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Reports UK

UK stock market commentary (April 08, 2014)

April 8, 2014, Tuesday, 07:50 GMT | 03:50 EST | 12:20 IST | 14:50 SGT
Contributed by Capital Spreads

European equities are set to start flat as traders tread cautiously. Whilst the mini tech wreck in the US has weighed on global markets, European sensibilities hadn’t allowed valuations to reach such unfathomable levels so it’s fair to assume that traders don’t see why there should be a wider sell off over US stock specific over optimism.

However, closer to home events in the Ukraine will be adding to the reason why traders remain hesitant now that the Donetsk region has jumped on the referendum bandwagon and pro Russian supporters have taken hold of buildings in Luhansk and Kharkiv. Following the annexation of Crimea, it’s not too far of a stretch to assume that Russia will gladly welcome all the other regions into the Federation.

Pfizer and American Express led the slide in the Dow Jones yesterday with the trading session ending 161 points in the red at 16,261. The start of the earnings season kicks off today and we could see a rebound for the US equities but we notice the short term trend has turned bearish after two days of hefty losses.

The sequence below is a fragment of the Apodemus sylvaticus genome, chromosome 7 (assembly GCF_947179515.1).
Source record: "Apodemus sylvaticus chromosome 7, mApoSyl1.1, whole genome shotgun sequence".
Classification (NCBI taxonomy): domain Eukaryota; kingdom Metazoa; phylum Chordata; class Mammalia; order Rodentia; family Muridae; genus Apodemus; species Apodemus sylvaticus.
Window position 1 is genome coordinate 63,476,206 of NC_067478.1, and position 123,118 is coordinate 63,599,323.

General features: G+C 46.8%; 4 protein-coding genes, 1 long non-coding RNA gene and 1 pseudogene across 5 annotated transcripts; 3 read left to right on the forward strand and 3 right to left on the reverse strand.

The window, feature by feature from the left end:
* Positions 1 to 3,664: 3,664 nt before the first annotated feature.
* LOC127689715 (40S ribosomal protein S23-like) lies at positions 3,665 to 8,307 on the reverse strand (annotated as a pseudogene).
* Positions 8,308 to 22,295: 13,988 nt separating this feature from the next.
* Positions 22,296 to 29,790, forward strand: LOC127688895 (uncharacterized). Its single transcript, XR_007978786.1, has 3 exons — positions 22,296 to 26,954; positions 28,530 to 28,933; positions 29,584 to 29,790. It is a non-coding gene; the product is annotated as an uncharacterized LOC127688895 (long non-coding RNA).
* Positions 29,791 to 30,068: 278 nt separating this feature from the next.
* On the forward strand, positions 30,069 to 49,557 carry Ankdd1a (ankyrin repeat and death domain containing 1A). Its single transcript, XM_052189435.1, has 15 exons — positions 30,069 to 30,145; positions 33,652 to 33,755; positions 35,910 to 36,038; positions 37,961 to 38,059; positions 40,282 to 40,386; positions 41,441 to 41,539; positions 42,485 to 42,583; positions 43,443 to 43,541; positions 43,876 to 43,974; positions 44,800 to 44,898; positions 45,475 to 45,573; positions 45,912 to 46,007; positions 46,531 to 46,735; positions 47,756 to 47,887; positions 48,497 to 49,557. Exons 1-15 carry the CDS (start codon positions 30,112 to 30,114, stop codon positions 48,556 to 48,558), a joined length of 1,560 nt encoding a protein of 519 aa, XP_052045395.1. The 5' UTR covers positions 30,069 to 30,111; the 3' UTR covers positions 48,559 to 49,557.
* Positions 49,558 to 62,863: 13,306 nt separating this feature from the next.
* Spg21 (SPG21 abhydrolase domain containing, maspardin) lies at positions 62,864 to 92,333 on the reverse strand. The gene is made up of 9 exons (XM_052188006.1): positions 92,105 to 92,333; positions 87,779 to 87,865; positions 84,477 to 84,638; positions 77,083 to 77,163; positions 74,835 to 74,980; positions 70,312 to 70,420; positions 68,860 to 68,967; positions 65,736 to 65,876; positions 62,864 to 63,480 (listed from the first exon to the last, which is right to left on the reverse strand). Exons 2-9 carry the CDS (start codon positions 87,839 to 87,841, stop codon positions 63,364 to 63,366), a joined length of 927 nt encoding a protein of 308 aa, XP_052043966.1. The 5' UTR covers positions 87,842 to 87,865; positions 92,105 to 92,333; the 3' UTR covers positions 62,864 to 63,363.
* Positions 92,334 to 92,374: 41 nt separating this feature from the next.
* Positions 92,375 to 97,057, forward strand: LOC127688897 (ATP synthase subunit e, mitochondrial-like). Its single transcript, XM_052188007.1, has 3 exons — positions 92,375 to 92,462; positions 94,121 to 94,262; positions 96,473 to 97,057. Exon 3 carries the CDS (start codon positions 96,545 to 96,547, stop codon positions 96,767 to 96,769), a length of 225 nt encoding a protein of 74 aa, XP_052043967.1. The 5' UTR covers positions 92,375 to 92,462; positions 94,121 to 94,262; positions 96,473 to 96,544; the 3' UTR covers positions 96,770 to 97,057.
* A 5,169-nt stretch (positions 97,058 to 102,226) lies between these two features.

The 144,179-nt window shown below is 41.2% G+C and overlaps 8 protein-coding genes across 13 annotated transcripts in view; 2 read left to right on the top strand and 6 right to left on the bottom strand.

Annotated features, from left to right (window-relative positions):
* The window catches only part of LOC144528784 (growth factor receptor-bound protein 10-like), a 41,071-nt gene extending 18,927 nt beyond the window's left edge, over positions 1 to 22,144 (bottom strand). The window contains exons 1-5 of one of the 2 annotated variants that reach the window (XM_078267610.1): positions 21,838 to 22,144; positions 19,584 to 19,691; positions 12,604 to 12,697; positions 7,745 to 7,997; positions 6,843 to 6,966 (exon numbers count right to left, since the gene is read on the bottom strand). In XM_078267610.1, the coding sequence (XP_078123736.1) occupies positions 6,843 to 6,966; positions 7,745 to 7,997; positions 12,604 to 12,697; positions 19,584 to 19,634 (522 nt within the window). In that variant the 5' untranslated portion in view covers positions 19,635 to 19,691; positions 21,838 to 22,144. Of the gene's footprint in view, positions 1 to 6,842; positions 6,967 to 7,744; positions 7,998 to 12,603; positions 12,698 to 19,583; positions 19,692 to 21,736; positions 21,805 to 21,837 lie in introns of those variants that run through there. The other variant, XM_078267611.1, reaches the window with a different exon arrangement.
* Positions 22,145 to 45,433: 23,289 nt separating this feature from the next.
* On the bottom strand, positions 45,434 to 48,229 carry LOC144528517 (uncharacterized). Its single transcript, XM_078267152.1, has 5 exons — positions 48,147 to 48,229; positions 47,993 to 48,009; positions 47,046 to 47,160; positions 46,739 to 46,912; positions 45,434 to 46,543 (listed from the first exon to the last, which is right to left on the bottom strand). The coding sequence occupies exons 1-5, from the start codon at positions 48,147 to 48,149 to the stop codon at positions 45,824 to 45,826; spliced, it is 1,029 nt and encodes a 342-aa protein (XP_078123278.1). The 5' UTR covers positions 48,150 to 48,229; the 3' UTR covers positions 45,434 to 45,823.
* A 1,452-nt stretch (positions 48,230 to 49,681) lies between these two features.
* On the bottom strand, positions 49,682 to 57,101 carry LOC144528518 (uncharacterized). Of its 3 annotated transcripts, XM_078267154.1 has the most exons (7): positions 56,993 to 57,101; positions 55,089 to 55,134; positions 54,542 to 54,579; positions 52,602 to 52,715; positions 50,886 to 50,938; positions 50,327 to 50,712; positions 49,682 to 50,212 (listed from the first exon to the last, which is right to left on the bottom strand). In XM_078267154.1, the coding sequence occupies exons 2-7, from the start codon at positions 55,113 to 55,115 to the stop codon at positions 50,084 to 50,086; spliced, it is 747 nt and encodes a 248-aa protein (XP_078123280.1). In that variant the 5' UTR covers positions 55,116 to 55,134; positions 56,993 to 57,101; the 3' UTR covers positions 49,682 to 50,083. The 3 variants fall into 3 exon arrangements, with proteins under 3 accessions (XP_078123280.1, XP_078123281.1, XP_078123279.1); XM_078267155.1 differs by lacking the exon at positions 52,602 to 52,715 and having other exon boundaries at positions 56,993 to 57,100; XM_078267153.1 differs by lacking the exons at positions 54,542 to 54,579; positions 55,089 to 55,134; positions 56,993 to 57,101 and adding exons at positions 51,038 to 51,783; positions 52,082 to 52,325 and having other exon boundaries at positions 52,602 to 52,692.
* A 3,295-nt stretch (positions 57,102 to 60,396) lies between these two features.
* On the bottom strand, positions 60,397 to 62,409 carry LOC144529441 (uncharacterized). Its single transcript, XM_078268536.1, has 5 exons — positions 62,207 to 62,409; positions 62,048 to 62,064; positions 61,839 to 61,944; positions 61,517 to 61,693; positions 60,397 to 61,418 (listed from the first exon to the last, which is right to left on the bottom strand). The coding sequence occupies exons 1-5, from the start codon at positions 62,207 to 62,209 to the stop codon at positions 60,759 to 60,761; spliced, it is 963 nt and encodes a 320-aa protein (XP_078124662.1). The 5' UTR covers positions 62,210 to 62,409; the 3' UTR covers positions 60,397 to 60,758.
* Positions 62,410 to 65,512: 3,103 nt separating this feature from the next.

The ECB officials played down concerns over deflation in the euro zone saying such risks are for now contained, softening their tone on using QE. As a result the shared currency enjoyed a rebound versus the dollar, recovering 42 pips to 1.3741. Despite that, the outlook for the immediate term remains negative.

Libyan rebels handed over control of two ports to the government thus boosting oil exports for the North African country engulfed in a bitter domestic conflict. The reaction in the energy sector was quick with the WTI crude price dropping steadily and despite the late comeback it ended 18 cents down at $100.74.

Gold prices turned south again losing $7.5 to $1296.8 as investors realized the state of the US economy is dubbed healthy enough to maintain tapering the monetary stimulus. Fear of inflation is nowhere in sight, if anything in Europe there’s deflationary concerns so the precious metal continues to look out of favour.